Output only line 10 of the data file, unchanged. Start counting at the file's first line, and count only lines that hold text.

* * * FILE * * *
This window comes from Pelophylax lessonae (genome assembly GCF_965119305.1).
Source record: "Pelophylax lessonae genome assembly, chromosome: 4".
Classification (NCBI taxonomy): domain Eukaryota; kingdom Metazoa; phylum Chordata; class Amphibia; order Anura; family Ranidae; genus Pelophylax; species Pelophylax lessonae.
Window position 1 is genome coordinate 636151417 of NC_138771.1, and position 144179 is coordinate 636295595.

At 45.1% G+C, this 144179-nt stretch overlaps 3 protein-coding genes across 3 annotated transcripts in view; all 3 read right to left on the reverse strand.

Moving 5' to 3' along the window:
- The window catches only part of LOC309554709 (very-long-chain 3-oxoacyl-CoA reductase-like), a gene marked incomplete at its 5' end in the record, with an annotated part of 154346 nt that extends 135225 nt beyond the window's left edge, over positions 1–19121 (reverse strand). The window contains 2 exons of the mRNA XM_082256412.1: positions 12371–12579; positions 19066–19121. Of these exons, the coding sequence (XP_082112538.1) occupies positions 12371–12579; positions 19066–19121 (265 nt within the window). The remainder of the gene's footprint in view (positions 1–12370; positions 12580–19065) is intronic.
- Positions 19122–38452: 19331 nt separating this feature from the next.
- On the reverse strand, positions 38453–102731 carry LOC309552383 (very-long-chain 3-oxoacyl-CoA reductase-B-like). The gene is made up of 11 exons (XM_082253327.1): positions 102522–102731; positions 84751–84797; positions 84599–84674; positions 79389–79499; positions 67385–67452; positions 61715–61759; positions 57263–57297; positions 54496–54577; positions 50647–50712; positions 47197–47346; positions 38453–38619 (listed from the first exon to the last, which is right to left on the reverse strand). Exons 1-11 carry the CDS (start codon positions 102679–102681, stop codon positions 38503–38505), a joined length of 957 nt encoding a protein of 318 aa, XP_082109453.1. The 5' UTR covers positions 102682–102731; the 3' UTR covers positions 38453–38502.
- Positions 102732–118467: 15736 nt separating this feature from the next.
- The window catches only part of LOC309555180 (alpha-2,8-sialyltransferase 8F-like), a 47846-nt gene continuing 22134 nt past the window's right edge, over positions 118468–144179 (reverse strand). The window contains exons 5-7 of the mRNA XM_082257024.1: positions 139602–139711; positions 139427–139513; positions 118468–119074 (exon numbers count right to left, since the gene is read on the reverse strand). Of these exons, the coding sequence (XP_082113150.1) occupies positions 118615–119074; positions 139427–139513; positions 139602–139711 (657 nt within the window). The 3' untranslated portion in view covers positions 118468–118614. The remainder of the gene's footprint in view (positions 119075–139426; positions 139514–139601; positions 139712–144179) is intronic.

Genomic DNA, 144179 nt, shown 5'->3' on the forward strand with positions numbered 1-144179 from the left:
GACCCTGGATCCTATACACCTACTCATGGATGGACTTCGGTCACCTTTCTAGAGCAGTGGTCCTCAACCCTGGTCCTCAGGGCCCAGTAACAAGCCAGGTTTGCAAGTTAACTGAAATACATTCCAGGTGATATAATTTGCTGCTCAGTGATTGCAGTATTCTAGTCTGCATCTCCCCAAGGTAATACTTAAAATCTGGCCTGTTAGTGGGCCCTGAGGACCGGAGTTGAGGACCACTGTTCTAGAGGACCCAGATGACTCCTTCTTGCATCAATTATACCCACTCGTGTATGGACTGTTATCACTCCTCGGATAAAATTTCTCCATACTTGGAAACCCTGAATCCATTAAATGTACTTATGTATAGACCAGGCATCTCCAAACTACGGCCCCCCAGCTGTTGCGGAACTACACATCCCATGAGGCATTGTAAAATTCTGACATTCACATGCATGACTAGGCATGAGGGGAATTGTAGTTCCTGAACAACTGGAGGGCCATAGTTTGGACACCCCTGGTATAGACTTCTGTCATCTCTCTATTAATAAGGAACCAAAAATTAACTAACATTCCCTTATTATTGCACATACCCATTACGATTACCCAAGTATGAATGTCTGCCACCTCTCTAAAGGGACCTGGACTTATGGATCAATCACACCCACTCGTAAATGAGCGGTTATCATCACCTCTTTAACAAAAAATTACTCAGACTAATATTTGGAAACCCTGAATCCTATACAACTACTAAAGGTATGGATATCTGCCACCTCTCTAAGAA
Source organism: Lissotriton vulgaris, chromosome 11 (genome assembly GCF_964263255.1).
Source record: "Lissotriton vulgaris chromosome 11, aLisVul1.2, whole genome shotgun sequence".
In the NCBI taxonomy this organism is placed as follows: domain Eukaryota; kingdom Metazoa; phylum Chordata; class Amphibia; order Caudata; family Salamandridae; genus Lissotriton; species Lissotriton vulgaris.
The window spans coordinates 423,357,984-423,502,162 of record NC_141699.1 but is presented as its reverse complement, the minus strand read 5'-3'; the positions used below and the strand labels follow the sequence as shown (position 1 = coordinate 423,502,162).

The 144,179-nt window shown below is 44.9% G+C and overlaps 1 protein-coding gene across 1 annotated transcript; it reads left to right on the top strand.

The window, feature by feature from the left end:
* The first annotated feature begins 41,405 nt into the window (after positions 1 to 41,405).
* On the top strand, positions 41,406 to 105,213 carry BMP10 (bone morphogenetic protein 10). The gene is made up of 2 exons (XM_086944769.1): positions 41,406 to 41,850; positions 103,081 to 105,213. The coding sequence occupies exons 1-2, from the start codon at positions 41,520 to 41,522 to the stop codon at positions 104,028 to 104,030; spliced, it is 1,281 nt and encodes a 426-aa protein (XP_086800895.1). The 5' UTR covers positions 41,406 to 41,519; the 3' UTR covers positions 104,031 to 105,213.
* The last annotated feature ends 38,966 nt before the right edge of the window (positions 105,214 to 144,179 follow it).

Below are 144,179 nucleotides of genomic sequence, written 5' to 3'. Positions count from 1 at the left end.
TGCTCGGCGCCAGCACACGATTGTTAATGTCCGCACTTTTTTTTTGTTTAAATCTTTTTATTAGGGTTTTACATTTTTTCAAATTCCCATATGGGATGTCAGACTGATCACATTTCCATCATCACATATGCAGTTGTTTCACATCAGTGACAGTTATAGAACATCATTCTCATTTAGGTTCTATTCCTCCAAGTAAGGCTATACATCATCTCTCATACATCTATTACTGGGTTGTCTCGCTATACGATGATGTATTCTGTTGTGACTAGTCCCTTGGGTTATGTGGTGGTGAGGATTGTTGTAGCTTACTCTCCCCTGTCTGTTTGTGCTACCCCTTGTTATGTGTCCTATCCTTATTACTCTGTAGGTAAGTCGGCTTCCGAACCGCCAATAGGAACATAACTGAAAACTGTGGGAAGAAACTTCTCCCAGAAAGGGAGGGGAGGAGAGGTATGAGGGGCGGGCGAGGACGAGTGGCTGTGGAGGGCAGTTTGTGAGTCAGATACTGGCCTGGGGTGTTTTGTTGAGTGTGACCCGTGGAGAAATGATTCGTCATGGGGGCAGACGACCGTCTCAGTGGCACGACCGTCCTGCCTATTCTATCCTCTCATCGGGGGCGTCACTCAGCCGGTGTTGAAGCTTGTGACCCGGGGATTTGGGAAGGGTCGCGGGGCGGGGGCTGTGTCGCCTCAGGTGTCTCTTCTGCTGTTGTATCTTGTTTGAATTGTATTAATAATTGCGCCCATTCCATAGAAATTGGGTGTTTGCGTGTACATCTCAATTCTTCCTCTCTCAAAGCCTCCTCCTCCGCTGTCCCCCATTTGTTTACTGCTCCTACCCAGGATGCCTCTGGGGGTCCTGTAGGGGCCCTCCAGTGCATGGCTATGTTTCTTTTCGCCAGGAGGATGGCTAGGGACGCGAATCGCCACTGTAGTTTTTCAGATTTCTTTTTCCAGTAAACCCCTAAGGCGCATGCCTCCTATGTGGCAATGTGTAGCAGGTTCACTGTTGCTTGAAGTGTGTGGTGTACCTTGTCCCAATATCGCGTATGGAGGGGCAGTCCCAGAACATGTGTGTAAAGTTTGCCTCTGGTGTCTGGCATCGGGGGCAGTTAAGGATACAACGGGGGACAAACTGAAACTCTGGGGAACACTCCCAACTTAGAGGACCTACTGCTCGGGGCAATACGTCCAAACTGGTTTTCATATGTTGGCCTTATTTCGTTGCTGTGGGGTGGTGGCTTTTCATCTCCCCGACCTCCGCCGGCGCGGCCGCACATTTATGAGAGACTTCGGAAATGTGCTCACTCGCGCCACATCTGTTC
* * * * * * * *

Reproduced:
- Positions 102732–118467: 15736 nt separating this feature from the next.